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'PRIMARY Colors' -- Outside the White House beyond the Beltway

The Argument

Unmasking 'Anonymous': A suspect lays the book at Joe Klein's doorstep.

February 11, 1996|By DAVID KUSNET | DAVID KUSNET,SPECIAL TO THE SUN

That's one of many episodes that reveal a street-level knowledge of politics and policy, particularly in New York neighborhoods far from the glass towers of midtown Manhattan. The author is fascinated by former Governor Mario Cuomo and cruelly contemptuous of former Mayor David Dinkins.

He or she knows that Dinkins' chief political aide, Bill Lynch, is a gifted mediator between the black political leaders of Harlem and Bedford Stuyvesant - and even that Lynch grew up on a farm. And the author also seems interested in Boston, mentioning it several times although the novel's action never moves there.

The author also seems to be a chastened liberal, concerned about working people and the poor but skeptical of unions, civil rights activists and government programs. Halfway through the novel, there's a second stunning scene: a politically wounded Stanton tells unemployed shipyard workers that he can't "bring these ... jobs back or make your union strong again ... because we're living in a new world now, a world without borders - economically, that is."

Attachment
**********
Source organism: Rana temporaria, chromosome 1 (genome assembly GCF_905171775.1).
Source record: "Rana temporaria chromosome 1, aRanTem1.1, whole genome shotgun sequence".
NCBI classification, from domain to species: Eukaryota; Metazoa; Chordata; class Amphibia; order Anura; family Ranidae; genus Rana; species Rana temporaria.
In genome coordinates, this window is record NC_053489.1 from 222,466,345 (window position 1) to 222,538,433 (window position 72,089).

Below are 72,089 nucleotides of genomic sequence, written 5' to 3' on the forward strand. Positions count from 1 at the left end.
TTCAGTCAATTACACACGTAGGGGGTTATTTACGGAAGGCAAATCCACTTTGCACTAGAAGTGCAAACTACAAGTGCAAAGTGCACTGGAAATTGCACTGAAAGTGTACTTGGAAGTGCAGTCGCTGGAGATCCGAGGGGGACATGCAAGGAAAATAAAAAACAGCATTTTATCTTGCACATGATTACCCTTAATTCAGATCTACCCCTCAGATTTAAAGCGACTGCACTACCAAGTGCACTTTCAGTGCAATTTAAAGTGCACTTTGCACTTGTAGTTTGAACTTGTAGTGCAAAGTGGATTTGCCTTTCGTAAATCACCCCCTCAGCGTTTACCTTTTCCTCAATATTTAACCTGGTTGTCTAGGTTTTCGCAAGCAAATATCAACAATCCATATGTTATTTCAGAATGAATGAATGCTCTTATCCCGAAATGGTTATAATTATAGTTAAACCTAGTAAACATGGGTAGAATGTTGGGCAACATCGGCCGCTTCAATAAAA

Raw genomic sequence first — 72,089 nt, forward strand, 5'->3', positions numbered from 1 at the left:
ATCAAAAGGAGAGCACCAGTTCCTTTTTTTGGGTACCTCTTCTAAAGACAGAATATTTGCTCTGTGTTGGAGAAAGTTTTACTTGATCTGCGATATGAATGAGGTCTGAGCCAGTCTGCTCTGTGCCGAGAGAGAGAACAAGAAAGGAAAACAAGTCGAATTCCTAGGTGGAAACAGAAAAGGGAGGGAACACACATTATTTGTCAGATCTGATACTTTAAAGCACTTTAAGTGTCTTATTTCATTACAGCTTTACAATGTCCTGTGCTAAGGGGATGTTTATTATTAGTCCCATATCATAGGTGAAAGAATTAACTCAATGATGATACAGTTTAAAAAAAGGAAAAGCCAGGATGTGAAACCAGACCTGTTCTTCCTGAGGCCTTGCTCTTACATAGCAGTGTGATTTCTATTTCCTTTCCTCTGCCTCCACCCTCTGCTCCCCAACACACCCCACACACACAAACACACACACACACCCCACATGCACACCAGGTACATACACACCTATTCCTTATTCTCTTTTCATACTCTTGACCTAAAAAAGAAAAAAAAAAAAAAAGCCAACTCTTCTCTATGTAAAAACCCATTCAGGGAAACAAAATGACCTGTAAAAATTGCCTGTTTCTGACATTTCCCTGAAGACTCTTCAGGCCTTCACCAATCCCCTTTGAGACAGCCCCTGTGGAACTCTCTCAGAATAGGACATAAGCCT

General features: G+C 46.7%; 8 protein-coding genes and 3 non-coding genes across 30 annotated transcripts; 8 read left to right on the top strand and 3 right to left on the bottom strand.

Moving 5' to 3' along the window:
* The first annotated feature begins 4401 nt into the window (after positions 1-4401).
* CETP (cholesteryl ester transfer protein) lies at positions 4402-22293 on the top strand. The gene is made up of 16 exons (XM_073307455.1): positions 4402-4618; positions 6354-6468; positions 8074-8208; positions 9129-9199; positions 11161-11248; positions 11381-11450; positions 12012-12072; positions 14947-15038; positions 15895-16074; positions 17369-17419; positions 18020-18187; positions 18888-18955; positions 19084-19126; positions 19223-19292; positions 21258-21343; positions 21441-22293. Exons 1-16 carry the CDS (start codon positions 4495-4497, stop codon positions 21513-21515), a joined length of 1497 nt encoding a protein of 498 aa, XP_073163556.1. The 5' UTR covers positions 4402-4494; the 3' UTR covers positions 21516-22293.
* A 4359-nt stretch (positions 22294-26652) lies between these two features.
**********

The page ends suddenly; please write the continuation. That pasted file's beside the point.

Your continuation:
These clues point to Klein, a columnist for Newsweek who used to cover politics for New York magazine and still lives in the New York area.

Gutsy, goofy

He has written about many of the people and problems that figure in "Primary Colors." His viewpoint is similar to the ideology implicit in this novel - centrism-with-an-attitude. He's been critical of Cuomo, dismissive of Dinkins and disappointed by Clinton. He's been gutsy and sometimes goofy about racial issues, once predicting - inaccurately - that Spike Lee's film, "Do the Right Thing," would set off riots in New York City.

He wrote a sympathetic biography of the radical troubadour Woody Guthrie but later soured on the Left. He could easily have written the hilarious scenes about patronizing white liberals that enliven "Primary Colors." He cut his journalistic teeth in Boston as a writer for a leftish weekly newspaper. And someone very much like Klein appears in the novel: "Jerry Rosen was the political writer at Manhattan magazine. He was a friendly - and an important - one."

Sure, Klein has denied authorship. But, if he wrote this novel, he could have reasons for reticence. Anonymity has been a brilliant marketing ploy. Being connected with this novel could complicate his coverage of this year's campaign. And he could be protecting sources or even collaborators from within the Clinton camp.

It would be encouraging to think that Klein - or someone with his principles and profession - wrote "Primary Colors." It would mean there's more merit to this book and more honor to its author than if some Clintonite wrote it out of greed or rancor. Say it's so, Joe.

David Kusnet was chief speechwriter for President Clinton during the general election campaign in 1992 and the first two years of the administration. He is the author of "Speaking American: How the Democrats Can Win in the Nineties." He has been cited as "Anonymous" in several published speculations, but, of course, denies it.

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